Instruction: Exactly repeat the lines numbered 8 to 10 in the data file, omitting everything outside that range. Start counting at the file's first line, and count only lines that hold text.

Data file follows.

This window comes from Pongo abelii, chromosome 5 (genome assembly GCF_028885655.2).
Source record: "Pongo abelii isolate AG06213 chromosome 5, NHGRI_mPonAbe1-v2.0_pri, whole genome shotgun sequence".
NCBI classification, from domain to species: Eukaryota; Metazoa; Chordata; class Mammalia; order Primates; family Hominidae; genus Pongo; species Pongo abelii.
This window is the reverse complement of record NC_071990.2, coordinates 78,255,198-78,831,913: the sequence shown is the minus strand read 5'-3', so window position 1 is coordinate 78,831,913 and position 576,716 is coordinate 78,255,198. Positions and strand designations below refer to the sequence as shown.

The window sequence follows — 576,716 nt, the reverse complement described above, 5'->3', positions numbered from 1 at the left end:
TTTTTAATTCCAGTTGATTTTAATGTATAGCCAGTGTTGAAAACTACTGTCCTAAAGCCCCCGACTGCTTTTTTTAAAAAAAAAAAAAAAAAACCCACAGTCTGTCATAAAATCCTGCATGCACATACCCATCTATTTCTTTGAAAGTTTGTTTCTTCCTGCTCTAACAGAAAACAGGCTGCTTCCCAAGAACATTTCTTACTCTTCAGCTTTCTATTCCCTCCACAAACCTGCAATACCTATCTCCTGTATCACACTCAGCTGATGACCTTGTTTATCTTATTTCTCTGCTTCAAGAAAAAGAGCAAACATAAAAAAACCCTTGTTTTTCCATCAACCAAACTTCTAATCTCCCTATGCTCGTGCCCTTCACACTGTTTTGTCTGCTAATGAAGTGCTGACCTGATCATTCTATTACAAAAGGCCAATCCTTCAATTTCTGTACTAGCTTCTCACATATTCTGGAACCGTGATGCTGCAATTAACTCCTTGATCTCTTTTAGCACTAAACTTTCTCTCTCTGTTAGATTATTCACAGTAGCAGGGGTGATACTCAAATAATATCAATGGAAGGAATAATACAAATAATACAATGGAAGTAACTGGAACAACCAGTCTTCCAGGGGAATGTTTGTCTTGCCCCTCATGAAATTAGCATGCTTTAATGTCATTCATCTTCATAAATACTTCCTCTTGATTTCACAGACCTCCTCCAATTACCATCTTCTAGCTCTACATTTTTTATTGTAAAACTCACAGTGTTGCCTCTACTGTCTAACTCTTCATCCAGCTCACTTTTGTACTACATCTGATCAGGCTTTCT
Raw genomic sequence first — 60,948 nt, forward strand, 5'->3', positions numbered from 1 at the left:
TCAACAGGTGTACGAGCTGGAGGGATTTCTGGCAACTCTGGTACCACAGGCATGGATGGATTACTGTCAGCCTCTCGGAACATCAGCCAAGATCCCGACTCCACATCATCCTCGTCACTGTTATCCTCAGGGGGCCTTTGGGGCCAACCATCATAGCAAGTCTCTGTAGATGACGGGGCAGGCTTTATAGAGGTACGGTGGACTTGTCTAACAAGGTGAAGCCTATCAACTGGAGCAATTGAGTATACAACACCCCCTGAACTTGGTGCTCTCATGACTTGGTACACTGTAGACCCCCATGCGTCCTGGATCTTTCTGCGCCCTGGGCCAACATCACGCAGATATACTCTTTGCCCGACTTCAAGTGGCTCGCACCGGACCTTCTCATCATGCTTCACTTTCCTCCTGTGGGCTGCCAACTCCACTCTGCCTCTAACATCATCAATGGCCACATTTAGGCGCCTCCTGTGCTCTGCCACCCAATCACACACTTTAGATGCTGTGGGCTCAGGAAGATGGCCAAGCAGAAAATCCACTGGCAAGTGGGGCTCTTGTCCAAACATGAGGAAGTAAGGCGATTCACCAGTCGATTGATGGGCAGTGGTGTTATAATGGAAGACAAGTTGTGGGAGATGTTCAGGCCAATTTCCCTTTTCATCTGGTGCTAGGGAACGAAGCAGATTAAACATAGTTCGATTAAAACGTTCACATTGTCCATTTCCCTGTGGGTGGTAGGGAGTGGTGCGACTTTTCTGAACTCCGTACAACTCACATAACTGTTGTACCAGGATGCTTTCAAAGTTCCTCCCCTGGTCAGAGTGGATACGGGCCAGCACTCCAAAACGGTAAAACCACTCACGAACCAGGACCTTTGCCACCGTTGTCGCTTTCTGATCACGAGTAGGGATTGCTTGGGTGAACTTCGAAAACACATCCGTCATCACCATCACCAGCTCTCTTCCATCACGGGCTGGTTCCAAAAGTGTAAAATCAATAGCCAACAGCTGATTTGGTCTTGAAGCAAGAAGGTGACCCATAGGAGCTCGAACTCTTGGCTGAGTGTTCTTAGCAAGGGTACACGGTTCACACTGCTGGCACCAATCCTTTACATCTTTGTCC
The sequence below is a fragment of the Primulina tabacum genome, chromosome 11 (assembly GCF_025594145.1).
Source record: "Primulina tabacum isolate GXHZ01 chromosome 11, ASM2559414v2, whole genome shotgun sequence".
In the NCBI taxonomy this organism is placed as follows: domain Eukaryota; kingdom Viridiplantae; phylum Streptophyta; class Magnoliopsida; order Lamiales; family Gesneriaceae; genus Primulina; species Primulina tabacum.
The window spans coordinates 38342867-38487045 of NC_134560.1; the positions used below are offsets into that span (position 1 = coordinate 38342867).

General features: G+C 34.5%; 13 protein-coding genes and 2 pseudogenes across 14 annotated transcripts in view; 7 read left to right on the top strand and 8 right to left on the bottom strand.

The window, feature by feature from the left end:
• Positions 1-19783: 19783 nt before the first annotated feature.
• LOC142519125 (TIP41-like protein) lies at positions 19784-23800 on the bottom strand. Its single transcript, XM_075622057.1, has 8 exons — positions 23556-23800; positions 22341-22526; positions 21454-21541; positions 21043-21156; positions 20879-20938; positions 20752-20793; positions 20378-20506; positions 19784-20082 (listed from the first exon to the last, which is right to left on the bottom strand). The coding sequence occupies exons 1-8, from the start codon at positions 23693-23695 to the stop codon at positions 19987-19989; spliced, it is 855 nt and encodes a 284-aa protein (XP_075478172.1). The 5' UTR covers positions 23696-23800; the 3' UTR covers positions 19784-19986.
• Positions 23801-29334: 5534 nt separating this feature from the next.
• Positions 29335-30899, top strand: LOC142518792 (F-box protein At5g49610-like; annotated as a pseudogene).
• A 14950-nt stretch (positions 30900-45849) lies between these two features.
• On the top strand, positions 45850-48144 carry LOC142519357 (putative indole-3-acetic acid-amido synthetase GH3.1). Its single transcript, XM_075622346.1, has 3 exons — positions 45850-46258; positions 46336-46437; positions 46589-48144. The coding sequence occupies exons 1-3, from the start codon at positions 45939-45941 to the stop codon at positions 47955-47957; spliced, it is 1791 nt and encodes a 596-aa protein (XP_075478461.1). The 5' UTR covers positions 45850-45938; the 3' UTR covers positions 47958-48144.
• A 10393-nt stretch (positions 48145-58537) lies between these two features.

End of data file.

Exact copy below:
TCAACAGGTGTACGAGCTGGAGGGATTTCTGGCAACTCTGGTACCACAGGCATGGATGGATTACTGTCAGCCTCTCGGAACATCAGCCAAGATCCCGACTCCACATCATCCTCGTCACTGTTATCCTCAGGGGGCCTTTGGGGCCAACCATCATAGCAAGTCTCTGTAGATGACGGGGCAGGCTTTATAGAGGTACGGTGGACTTGTCTAACAAGGTGAAGCCTATCAACTGGAGCAATTGAGTATACAACACCCCCTGAACTTGGTGCTCTCATGACTTGGTACACTGTAGACCCCCATGCGTCCTGGATCTTTCTGCGCCCTGGGCCAACATCACGCAGATATACTCTTTGCCCGACTTCAAGTGGCTCGCACCGGACCTTCTCATCATGCTTCACTTTCCTCCTGTGGGCTGCCAACTCCACTCTGCCTCTAACATCATCAATGGCCACATTTAGGCGCCTCCTGTGCTCTGCCACCCAATCACACACTTTAGATGCTGTGGGCTCAGGAAGATGGCCAAGCAGAAAATCCACTGGCAAGTGGGGCTCTTGTCCAAACATGAGGAAGTAAGGCGATTCACCAGTCGATTGATGGGCAGTGGTGTTATAATGGAAGACAAGTTGTGGGAGATGTTCAGGCCAATTTCCCTTTTCATCTGGTGCTAGGGAACGAAGCAGATTAAACATAGTTCGATTAAAACGTTCACATTGTCCATTTCCCTGTGGGTGGTAGGGAGTGGTGCGACTTTTCTGAACTCCGTACAACTCACATAACTGTTGTACCAGGATGCTTTCAAAGTTCCTCCCCTGGTCAGAGTGGATACGGGCCAGCACTCCAAAACGGTAAAACCACTCACGAACCAGGACCTTTGCCACCGTTGTCGCTTTCTGATCACGAGTAGGGATTGCTTGGGTGAACTTCGAAAACACATCCGTCATCACCATCACCAGCTCTCTTCCATCACGGGCTGGTTCCAAAAGTGTAAAATCAATAGCCAACAGCTGATTTGGTCTTGAAGCAAGAAGGTGACCCATAGGAGCTCGAACTCTTGGCTGAGTGTTCTTAGCAAGGGTACACGGTTCACACTGCTGGCACCAATCCTTTACATCTTTGTCC
The sequence below is a fragment of the Primulina tabacum genome, chromosome 11 (assembly GCF_025594145.1).
Source record: "Primulina tabacum isolate GXHZ01 chromosome 11, ASM2559414v2, whole genome shotgun sequence".